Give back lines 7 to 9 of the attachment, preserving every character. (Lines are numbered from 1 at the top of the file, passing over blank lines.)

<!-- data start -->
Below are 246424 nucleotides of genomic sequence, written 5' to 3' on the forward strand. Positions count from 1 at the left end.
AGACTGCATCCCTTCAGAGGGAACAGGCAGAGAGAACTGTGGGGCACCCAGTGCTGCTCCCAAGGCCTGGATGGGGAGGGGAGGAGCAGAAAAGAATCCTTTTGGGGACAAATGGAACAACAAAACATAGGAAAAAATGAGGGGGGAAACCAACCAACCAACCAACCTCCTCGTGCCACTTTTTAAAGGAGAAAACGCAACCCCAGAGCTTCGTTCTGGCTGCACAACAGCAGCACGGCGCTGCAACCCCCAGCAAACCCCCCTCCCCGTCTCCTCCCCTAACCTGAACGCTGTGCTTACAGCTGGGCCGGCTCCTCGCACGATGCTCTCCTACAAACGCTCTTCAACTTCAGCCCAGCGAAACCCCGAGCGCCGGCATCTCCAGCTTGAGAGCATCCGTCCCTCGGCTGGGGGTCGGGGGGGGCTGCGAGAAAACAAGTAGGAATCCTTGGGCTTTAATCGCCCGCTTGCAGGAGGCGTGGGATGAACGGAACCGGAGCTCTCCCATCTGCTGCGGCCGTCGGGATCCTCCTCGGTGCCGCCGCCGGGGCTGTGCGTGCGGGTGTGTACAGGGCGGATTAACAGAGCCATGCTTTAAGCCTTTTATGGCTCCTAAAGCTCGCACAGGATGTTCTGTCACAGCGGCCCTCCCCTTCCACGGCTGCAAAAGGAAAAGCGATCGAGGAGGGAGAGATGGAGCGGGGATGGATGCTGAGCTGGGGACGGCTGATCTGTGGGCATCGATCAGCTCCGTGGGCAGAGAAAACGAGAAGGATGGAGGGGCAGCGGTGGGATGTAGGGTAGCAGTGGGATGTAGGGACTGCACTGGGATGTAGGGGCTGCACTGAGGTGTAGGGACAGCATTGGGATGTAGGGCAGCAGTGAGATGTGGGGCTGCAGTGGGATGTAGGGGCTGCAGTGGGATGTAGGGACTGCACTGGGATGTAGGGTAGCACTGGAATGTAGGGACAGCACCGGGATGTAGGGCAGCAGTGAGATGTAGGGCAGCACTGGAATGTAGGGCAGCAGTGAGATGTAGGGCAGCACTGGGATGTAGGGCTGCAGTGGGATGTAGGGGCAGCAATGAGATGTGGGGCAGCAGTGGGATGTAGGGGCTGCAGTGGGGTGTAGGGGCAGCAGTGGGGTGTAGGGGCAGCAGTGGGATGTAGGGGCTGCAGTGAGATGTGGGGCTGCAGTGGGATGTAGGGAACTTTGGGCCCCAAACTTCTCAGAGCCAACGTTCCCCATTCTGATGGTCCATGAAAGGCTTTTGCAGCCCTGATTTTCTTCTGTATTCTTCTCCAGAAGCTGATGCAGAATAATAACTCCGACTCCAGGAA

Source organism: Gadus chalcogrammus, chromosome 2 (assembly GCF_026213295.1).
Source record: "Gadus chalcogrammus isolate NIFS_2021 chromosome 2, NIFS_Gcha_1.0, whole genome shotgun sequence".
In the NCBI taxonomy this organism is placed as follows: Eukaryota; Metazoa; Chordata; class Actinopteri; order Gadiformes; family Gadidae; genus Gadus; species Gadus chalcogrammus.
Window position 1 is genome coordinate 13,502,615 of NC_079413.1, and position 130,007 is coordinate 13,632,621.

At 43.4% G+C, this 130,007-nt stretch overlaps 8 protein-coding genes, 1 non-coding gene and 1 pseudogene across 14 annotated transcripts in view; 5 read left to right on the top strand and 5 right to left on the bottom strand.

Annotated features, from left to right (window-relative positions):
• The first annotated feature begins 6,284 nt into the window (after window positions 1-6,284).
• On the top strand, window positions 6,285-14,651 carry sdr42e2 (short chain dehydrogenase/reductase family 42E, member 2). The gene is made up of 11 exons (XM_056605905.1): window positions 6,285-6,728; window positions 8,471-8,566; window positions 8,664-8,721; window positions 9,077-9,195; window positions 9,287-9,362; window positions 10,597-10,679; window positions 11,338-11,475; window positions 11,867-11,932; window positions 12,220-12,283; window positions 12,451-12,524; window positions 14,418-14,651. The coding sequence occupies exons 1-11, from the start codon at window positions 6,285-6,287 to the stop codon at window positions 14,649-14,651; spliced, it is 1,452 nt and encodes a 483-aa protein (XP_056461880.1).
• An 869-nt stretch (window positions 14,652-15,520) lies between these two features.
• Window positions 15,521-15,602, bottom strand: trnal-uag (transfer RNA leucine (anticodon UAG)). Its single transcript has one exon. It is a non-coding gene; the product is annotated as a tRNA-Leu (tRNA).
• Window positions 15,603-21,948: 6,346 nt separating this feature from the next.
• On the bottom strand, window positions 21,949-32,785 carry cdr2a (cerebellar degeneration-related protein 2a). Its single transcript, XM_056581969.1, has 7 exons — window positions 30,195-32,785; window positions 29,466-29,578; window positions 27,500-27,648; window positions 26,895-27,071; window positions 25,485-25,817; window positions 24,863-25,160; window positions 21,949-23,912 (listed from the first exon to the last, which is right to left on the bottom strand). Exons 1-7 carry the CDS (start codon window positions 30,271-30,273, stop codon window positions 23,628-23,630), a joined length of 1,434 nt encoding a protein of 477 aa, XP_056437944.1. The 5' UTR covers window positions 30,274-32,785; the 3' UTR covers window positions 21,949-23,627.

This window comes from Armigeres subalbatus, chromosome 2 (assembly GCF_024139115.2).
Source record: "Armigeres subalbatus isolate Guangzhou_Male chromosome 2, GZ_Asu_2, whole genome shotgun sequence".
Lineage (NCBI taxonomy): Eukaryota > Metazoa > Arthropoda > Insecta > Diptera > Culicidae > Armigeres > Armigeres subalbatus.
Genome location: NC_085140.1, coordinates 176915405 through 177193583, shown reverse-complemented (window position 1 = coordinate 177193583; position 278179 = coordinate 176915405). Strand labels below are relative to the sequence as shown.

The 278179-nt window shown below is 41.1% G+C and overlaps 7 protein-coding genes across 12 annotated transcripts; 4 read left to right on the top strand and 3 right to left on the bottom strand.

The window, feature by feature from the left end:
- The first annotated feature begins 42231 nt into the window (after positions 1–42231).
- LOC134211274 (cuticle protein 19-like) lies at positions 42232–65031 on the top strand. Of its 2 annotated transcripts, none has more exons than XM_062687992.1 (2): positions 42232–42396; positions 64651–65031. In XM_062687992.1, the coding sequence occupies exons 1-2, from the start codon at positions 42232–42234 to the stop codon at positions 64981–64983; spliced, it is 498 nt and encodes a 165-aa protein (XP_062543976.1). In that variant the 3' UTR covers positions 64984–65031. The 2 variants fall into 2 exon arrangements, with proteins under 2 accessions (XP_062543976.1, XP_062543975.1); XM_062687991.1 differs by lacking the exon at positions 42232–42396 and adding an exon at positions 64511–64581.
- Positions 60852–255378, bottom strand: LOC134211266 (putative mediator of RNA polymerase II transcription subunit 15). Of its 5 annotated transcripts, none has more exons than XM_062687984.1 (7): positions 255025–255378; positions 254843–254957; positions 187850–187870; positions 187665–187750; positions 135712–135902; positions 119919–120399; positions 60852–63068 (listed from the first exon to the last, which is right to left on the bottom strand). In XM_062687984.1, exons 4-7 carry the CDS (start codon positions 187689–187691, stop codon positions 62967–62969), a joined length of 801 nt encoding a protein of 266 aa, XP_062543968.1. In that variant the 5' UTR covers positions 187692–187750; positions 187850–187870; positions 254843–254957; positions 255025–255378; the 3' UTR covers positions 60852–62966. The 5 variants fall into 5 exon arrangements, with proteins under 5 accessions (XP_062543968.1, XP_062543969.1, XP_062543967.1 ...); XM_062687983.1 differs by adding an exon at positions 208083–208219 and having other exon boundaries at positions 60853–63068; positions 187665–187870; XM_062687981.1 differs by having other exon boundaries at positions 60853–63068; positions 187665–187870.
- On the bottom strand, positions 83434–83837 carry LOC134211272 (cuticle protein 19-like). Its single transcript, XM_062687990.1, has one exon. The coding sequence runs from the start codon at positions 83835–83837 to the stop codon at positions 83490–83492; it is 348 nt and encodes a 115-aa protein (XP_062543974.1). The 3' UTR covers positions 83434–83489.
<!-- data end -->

At 43.4% G+C, this 130,007-nt stretch overlaps 8 protein-coding genes, 1 non-coding gene and 1 pseudogene across 14 annotated transcripts in view; 5 read left to right on the top strand and 5 right to left on the bottom strand.

Annotated features, from left to right (window-relative positions):
• The first annotated feature begins 6,284 nt into the window (after window positions 1-6,284).